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article imageOp-Ed: Religion and the war against ISIS

By Frank Kaufmann     Mar 2, 2015 in World
New York - Stomach turning levels of barbarism perpetrated as religiously sanctioned behavior have changed the rules on public conversation about religion in media and the public square.
Open and serious discussion of religion in is no longer taboo among “cultured elites.”
During the second half of the 20th century Communist and Western materialisms clashed in global confrontation, and it was chic to treat religion as anachronism, a thing of the past, a quaint habit of simple folk who knew no better. The fall of Communism, the war in Kosovo, the 9/11 attacks and other remarkable events forced many to realize that rejection and ignorance of religion was neither clever nor wise, and in fact left the West vulnerable and flat-footed as it imagined the world had “graduated from superstition.”
As horrors, perpetrated in the name of religion grew to dominate news, media, and consciousness by an out-sized proportion, thinkers as well as folks on the street naturally began to look for insight and wisdom from people familiar with religion and spirituality.
The decline of condescension and hostility, and the emerging, necessary interest in religion has created a post materialist awareness that allows people more naturally to recognize good, positive, and healthy forms of religion and spirituality. The natural force of conscience resonates with constructive religious impact so that things like the patience and universalism of the Dalai Lama, or the nimble efforts of Pope Francis I to nudge his hierarchy toward greater egalitarianism and compassion tends to be appreciated and admired, even by non-religious people.
As we see the freakish sadism and vicious oppression by ISIS individuals, we now recognize that religiously infused passion is mighty indeed. The desperation on a global scale to combat such vile fruits of religious perversion, intensify our search for forms and institutions of “good religion” capable of responding with authority and persuasion. Sure there are all sorts of military, economic, and social designs constantly presented as ways to undo ISIS, but the simple truth is that these cannot succeed without concerted investment and collaboration from intelligent believers with the capacity to the define religion properly. A thousand US led summits will never produce an ascendant Islam with true beauty capable of attracting young people seeking passion, meaning, and purpose. Only people with true religious understanding and belief will be capable of presenting elevated and elegant Islams that are truly attractive.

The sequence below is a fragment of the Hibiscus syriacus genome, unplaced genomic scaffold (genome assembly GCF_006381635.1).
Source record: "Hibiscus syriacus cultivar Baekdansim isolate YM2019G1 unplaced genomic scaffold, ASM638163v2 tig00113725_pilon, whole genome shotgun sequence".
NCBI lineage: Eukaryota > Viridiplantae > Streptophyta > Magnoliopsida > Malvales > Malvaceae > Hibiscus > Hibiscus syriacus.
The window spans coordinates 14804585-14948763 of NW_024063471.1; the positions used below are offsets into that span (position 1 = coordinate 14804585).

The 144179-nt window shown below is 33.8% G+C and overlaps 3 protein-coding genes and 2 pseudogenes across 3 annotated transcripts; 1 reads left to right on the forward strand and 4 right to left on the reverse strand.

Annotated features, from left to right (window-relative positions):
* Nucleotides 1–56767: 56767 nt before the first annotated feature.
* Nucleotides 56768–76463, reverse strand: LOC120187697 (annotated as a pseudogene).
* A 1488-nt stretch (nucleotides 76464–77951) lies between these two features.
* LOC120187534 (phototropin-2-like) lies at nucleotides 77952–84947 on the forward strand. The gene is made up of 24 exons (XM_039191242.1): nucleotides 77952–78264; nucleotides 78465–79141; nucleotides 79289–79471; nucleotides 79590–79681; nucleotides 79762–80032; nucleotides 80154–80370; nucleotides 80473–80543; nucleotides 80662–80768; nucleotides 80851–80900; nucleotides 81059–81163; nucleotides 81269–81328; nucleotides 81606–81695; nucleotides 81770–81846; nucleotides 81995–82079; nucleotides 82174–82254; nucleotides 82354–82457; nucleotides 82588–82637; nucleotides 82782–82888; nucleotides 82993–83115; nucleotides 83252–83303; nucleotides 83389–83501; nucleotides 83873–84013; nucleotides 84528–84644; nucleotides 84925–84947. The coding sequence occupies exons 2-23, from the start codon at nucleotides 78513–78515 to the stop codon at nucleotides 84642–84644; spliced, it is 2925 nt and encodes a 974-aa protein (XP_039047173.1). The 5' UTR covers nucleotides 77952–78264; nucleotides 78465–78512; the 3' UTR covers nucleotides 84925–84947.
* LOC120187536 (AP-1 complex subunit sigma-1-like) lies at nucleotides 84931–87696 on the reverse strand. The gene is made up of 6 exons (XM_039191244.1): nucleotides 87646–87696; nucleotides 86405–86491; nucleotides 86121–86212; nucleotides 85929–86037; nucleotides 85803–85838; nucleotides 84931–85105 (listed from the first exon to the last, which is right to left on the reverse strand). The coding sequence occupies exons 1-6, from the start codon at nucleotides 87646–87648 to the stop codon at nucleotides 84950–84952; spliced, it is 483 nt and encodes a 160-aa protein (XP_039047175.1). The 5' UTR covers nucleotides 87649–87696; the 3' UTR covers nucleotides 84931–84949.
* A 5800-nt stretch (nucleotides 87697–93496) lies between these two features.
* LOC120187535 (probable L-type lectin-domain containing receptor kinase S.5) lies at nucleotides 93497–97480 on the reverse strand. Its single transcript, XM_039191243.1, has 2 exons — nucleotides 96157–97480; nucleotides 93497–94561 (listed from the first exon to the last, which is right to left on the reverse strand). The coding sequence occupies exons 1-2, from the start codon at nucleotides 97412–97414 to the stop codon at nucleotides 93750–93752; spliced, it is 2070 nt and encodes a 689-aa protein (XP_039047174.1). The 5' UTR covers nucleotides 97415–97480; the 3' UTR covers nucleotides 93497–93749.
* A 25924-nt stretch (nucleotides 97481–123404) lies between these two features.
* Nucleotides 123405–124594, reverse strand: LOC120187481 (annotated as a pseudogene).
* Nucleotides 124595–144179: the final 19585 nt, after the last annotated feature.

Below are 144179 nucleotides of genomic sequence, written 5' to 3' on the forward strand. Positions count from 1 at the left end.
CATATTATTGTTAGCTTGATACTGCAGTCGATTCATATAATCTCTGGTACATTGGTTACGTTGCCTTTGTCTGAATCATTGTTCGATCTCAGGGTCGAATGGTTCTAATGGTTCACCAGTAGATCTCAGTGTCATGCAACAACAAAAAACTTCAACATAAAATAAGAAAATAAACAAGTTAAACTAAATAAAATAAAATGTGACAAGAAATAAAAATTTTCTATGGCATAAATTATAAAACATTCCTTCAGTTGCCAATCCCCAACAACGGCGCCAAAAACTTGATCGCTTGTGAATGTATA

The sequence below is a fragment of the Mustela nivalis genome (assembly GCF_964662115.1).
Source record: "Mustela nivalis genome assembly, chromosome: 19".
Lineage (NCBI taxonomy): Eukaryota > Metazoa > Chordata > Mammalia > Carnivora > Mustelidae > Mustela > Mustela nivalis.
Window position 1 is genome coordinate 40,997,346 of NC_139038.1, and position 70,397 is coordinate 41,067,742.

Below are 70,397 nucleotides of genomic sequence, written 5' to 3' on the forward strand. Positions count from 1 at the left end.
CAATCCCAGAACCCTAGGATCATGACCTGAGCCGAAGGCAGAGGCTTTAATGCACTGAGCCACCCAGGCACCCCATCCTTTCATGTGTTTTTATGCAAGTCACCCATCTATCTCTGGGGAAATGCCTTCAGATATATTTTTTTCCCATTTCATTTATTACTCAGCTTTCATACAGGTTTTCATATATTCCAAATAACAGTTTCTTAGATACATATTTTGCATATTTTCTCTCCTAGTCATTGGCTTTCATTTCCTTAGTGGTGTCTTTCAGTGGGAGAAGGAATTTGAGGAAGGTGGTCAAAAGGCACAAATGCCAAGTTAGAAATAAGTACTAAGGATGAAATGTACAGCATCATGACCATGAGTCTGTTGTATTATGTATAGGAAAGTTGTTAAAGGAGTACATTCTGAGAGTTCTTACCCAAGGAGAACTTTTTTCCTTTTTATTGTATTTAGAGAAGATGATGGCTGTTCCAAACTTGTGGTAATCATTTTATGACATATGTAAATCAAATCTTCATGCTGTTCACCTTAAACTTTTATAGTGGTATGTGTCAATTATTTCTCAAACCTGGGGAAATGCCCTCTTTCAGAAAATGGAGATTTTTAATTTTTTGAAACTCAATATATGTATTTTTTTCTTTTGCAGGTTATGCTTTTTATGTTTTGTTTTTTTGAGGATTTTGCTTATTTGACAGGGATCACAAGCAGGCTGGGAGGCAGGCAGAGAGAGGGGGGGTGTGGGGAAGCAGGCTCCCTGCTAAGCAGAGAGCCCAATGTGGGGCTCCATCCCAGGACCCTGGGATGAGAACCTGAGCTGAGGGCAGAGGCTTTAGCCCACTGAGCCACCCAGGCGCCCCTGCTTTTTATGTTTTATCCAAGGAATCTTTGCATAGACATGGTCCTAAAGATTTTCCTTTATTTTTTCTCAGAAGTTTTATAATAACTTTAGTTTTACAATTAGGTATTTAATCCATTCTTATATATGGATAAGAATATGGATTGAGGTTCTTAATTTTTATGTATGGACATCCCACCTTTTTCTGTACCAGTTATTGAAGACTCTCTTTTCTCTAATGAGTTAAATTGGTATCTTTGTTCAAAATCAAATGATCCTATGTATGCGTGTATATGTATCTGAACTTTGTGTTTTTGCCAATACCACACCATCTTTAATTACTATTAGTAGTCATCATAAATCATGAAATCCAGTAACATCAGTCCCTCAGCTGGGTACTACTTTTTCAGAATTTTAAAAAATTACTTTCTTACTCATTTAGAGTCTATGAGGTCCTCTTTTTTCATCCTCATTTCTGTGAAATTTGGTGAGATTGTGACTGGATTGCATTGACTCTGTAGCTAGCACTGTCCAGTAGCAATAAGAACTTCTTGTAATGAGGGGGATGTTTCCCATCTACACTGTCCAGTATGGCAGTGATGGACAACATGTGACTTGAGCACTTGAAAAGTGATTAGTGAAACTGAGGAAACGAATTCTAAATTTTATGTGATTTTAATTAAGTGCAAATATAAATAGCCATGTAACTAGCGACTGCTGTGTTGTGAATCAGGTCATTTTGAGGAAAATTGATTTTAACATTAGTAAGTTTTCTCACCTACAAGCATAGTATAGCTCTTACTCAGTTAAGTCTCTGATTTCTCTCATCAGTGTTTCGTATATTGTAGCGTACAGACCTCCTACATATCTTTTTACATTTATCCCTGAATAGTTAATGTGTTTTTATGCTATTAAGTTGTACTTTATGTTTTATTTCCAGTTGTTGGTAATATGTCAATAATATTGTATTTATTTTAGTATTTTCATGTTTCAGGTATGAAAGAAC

Currently two core elements of ISIS are overlooked in current plans and designs to remove this plague from our midst. Without knowing these, designs to defeat it will fail. The central, defining pillars of ISIS are: 1. There is only one true religious way, and 2. It is legitimate to use whatever means necessary to extirpate any and all other ways of religion and life.
The reason why people investing in the overthrow of ISIS are failing is that they do not differ enough from ISIS to be a conduit for the solution.
Far too many people tapped to combat ISIS are ISIS-like, if even to an immensely lesser degree. How ISIS-like? They believe that their own way of life is the one legitimate way, and they are involved in or allow that some forms of violence and/or oppression are legitimate in order to advance supremacy for their own way. It could be military, it could be economic, it could even be diplomatic pressure, but any degree to which diminishing an other is deemed legitimate is ISIS-like.
People are looking to the high-minded religionists for clues to address these wrenching horrors, but are missing the one most necessary demand from religion and believers at this time.
The singular advance that must come from the religious world at this time, is this: No matter how passionate and confident I am about the truth of my way, I cannot ever allow this to cloud my genuine commitment to support any all other healthy and life-affirming people, no matter how differently they live and see the world. Regardless of my passions, commitments, and beliefs, regardless of my religion, my nation, my race, I must at all times be a champion for all. Only when I as a Muslim I defend Christians, only when I as a Hindu stand for the Catholics and Buddhists, only when the evidence of my religious passions is my readiness to protect all believers do I become sufficiently distinct from ISIS to become part of the solution. Otherwise, I share too much in common with ISIS to be much good, no matter how bright I am, or where I studied political science.
The second thing I must become, in order to be part of the solution, is someone with no trace of willingness to commit any form of violence or advantage over others to advance what I believe is a superior way of being, nor to advance the benefit of “my kind,” be they my fellow Baptists, or my fellow Americans, or my fellow Muslims. If I have borders and a subset of people who are right while other constructive life-affirming believers are wrong I have too much in common with ISIS. If I have a willingness to aggress against others or oppress any other person, group, nation, or culture, who are not “one of my own,” I have too much in common with ISIS. This is not a pacifist stance. It is a anti-parochial stance.
Those who understand religion, yet are not constrained nor bound in whom we defend, advantage, and protect are the ones who will spearhead the designs and solutions to the ISIS contagion and similar evils that torture us with every passing day.
This opinion article was written by an independent writer. The opinions and views expressed herein are those of the author and are not necessarily intended to reflect those of
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